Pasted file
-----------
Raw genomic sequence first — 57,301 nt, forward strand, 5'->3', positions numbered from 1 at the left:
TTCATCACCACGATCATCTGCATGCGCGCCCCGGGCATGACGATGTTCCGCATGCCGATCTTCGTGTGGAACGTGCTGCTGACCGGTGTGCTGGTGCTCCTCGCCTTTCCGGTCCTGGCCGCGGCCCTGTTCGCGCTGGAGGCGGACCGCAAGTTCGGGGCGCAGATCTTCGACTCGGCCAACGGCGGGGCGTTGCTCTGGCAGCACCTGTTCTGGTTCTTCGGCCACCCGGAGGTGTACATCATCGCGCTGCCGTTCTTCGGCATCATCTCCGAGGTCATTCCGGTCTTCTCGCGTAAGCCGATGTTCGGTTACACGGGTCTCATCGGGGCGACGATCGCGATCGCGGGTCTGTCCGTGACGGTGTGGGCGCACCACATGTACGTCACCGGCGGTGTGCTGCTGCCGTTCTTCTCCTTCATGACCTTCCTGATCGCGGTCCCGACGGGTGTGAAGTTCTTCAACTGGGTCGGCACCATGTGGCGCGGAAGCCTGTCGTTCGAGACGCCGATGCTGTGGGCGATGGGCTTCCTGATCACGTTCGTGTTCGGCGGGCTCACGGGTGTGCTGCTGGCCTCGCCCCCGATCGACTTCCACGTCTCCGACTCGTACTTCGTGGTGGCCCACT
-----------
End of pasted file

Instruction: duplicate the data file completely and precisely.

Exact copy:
Raw genomic sequence first — 57,301 nt, forward strand, 5'->3', positions numbered from 1 at the left:
TTCATCACCACGATCATCTGCATGCGCGCCCCGGGCATGACGATGTTCCGCATGCCGATCTTCGTGTGGAACGTGCTGCTGACCGGTGTGCTGGTGCTCCTCGCCTTTCCGGTCCTGGCCGCGGCCCTGTTCGCGCTGGAGGCGGACCGCAAGTTCGGGGCGCAGATCTTCGACTCGGCCAACGGCGGGGCGTTGCTCTGGCAGCACCTGTTCTGGTTCTTCGGCCACCCGGAGGTGTACATCATCGCGCTGCCGTTCTTCGGCATCATCTCCGAGGTCATTCCGGTCTTCTCGCGTAAGCCGATGTTCGGTTACACGGGTCTCATCGGGGCGACGATCGCGATCGCGGGTCTGTCCGTGACGGTGTGGGCGCACCACATGTACGTCACCGGCGGTGTGCTGCTGCCGTTCTTCTCCTTCATGACCTTCCTGATCGCGGTCCCGACGGGTGTGAAGTTCTTCAACTGGGTCGGCACCATGTGGCGCGGAAGCCTGTCGTTCGAGACGCCGATGCTGTGGGCGATGGGCTTCCTGATCACGTTCGTGTTCGGCGGGCTCACGGGTGTGCTGCTGGCCTCGCCCCCGATCGACTTCCACGTCTCCGACTCGTACTTCGTGGTGGCCCACT